CHARLOTTE PHILBY INTERVIEW: I DON’T WANT TO GLAMOURISE THE WORLD OF ESPIONAGE
The author of A Double Life and The Most Difficult Thing speaks to Popshot editor Matilda Battersby. Illustration by Richard Allen.
Charlotte Philby has the ideal surname for a writer of spy novels. Her grandfather was Kim Philby, a British intelligence officer and a double agent for the Soviet Union, a member of the Cambridge Five spy ring which passed information to the Russians during World War Two and the Cold War.
Charlotte worked for many years as a newspaper journalist, features writer for magazines and also founded an online magazine about parenthood, having gone freelance after having her second child.
She has since turned her pen to novels and has partly taken inspiration from her grandfather’s story to look at the impact of lies and espionage on families and relationships, rather than just on the state. Her first novel The Most Difficult Thing was published in hardback last year and is soon to be published in paperback under the alternative title Part of the Family. Her second novel A Double Life, hits book shops this July.
She agreed to be the guest author for The Mystery Issue of Popshot, writing a short story that doubles (appropriately!) as the opening of her forthcoming novel.
1. Did you always want to write novels and how different was it taking the plunge from writing journalism to writing fiction?
I have wanted to write novels for as long as I can remember, and wrote my first (in first-draft form only) nine years ago, whilst on my first maternity leave from my job as a newspaper journalist. The day I went back to work after eight months away, scrawling passages of a detective story while the baby slept, I typed The End and ill-advisedly pinged it off to a few agents in an extremely shoddy form (think six different fonts and scenes that cut off halfway through…) Strangely, each agent refused to take it on. I came close with a couple of them who suggested I have another go and then resubmit but ultimately I really lost my confidence for a while. Then in 2017, when my third baby was one and I’d recently folded the business I was running to go freelance, I decided to do an online creative writing course and the idea for my first published novel – something quite different to the one I’d tried doing before – finally came clear. Writing that was quite different to writing book two as I had no idea it would be published so it was more for my enjoyment rather than the sense that someone would end up reading it.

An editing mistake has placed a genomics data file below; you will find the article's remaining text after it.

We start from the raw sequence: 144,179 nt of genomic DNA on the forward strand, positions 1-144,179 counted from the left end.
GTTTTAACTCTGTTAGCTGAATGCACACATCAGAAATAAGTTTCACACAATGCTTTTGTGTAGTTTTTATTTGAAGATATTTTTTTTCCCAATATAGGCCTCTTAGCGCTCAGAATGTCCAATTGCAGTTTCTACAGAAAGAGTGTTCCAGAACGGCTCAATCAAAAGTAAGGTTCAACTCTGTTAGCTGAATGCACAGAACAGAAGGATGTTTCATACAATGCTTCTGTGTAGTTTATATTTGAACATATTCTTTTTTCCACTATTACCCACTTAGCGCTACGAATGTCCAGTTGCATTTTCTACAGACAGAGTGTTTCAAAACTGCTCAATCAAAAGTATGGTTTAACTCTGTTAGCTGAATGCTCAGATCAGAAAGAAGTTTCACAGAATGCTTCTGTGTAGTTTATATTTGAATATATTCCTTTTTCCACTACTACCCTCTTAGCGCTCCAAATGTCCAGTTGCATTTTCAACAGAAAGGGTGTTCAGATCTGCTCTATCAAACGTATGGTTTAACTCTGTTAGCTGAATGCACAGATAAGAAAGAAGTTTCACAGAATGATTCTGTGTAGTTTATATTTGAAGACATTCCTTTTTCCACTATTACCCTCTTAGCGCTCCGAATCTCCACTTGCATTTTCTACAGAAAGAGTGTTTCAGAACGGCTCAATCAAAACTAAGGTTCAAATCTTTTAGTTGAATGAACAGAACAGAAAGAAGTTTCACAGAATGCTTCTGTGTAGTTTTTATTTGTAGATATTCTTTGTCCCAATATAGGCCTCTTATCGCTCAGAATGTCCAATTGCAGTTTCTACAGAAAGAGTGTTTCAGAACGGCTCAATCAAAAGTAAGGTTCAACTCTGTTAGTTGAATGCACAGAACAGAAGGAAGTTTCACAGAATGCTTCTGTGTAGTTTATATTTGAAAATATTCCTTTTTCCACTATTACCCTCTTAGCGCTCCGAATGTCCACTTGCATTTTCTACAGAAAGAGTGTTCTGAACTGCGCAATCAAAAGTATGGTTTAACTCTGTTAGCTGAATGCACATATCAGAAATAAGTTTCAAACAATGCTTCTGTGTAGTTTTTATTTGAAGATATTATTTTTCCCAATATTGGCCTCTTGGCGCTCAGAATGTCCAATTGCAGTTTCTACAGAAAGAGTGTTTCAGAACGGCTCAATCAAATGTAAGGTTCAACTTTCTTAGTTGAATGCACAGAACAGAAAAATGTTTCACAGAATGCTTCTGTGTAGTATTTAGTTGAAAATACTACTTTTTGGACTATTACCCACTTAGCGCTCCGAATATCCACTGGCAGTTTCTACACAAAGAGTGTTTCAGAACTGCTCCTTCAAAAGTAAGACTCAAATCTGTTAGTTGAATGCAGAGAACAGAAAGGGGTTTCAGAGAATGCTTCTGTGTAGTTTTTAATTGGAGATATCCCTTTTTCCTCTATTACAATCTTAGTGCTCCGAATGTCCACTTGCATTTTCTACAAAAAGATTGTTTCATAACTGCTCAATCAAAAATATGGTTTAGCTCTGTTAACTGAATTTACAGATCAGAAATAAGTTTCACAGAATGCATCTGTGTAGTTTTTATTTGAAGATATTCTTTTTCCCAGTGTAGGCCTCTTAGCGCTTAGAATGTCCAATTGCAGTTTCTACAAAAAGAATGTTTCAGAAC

My old creative writing teacher, the poet Martina Evans, once memorably told me that being a journalist was the worst thing you could do if you want to write fiction because it teaches you to write according to subscribed methods and constraints. She was totally right. That said, my training as a reporter on a national paper where you might be required to churn out 2000 words a day was incredibly useful in terms of my productivity. It also means I’m very used to being edited and rather than being precious about my work, I value the judgement of others. In journalism, it is your duty to tell someone else’s story in a way that is fair and impartial. Ultimately you become the custodian of someone else’s truth, with what and how much is said dictated to a degree by the agenda of the organisation you’re writing for. Often you’re necessarily limited by what is known or what fits your allotted word-count or what, for legal reasons, can be said. I think in some ways I was a terrible reporter because I hate being strictly confined to facts; I’m so much more interested in imagining between the lines, exploring the story that isn’t being told.
2. Can you please describe your writing routine when it comes to approaching a new idea for a novel? Are you a planner or someone who flies by the seat of their pants?